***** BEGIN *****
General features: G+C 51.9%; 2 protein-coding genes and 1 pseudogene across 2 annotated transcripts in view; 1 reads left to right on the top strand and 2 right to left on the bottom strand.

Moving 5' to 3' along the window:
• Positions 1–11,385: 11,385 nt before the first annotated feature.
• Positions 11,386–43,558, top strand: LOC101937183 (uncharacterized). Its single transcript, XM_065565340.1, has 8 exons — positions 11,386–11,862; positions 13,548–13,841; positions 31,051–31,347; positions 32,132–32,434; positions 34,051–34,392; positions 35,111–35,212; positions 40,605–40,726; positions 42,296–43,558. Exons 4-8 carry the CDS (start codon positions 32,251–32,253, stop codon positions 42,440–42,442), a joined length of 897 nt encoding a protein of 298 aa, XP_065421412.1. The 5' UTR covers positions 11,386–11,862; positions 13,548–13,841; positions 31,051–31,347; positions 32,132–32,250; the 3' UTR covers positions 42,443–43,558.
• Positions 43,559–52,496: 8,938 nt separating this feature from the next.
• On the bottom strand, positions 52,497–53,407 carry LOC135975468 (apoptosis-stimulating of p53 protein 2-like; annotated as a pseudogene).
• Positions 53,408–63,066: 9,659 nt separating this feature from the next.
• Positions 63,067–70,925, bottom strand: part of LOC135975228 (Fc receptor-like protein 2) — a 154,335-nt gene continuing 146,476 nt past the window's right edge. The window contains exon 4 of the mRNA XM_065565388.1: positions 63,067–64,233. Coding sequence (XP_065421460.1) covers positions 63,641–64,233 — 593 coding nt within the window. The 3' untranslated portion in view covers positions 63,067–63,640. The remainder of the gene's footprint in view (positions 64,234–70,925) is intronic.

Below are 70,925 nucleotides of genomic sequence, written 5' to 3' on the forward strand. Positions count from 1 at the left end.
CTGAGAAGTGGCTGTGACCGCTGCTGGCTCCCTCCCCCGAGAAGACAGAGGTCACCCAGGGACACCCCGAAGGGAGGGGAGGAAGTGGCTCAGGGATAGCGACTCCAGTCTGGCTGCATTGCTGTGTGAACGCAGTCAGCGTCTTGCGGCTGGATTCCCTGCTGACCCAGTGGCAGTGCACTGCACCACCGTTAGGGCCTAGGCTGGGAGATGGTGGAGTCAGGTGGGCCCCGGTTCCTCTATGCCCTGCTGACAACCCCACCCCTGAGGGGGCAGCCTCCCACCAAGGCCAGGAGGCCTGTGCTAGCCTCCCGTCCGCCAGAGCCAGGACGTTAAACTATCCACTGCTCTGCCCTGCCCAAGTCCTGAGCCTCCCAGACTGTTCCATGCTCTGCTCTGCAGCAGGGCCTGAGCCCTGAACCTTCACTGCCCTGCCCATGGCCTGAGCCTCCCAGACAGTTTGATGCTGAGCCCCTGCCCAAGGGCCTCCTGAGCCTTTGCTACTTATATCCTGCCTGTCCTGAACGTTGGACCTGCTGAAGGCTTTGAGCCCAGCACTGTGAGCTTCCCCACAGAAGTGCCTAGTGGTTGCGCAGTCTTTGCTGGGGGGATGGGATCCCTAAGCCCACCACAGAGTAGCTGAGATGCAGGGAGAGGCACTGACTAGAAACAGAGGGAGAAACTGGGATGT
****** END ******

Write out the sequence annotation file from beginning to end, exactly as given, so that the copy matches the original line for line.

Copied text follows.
General features: G+C 51.9%; 2 protein-coding genes and 1 pseudogene across 2 annotated transcripts in view; 1 reads left to right on the top strand and 2 right to left on the bottom strand.

Moving 5' to 3' along the window:
• Positions 1–11,385: 11,385 nt before the first annotated feature.
• Positions 11,386–43,558, top strand: LOC101937183 (uncharacterized). Its single transcript, XM_065565340.1, has 8 exons — positions 11,386–11,862; positions 13,548–13,841; positions 31,051–31,347; positions 32,132–32,434; positions 34,051–34,392; positions 35,111–35,212; positions 40,605–40,726; positions 42,296–43,558. Exons 4-8 carry the CDS (start codon positions 32,251–32,253, stop codon positions 42,440–42,442), a joined length of 897 nt encoding a protein of 298 aa, XP_065421412.1. The 5' UTR covers positions 11,386–11,862; positions 13,548–13,841; positions 31,051–31,347; positions 32,132–32,250; the 3' UTR covers positions 42,443–43,558.
• Positions 43,559–52,496: 8,938 nt separating this feature from the next.
• On the bottom strand, positions 52,497–53,407 carry LOC135975468 (apoptosis-stimulating of p53 protein 2-like; annotated as a pseudogene).
• Positions 53,408–63,066: 9,659 nt separating this feature from the next.
• Positions 63,067–70,925, bottom strand: part of LOC135975228 (Fc receptor-like protein 2) — a 154,335-nt gene continuing 146,476 nt past the window's right edge. The window contains exon 4 of the mRNA XM_065565388.1: positions 63,067–64,233. Coding sequence (XP_065421460.1) covers positions 63,641–64,233 — 593 coding nt within the window. The 3' untranslated portion in view covers positions 63,067–63,640. The remainder of the gene's footprint in view (positions 64,234–70,925) is intronic.

Below are 70,925 nucleotides of genomic sequence, written 5' to 3' on the forward strand. Positions count from 1 at the left end.
CTGAGAAGTGGCTGTGACCGCTGCTGGCTCCCTCCCCCGAGAAGACAGAGGTCACCCAGGGACACCCCGAAGGGAGGGGAGGAAGTGGCTCAGGGATAGCGACTCCAGTCTGGCTGCATTGCTGTGTGAACGCAGTCAGCGTCTTGCGGCTGGATTCCCTGCTGACCCAGTGGCAGTGCACTGCACCACCGTTAGGGCCTAGGCTGGGAGATGGTGGAGTCAGGTGGGCCCCGGTTCCTCTATGCCCTGCTGACAACCCCACCCCTGAGGGGGCAGCCTCCCACCAAGGCCAGGAGGCCTGTGCTAGCCTCCCGTCCGCCAGAGCCAGGACGTTAAACTATCCACTGCTCTGCCCTGCCCAAGTCCTGAGCCTCCCAGACTGTTCCATGCTCTGCTCTGCAGCAGGGCCTGAGCCCTGAACCTTCACTGCCCTGCCCATGGCCTGAGCCTCCCAGACAGTTTGATGCTGAGCCCCTGCCCAAGGGCCTCCTGAGCCTTTGCTACTTATATCCTGCCTGTCCTGAACGTTGGACCTGCTGAAGGCTTTGAGCCCAGCACTGTGAGCTTCCCCACAGAAGTGCCTAGTGGTTGCGCAGTCTTTGCTGGGGGGATGGGATCCCTAAGCCCACCACAGAGTAGCTGAGATGCAGGGAGAGGCACTGACTAGAAACAGAGGGAGAAACTGGGATGT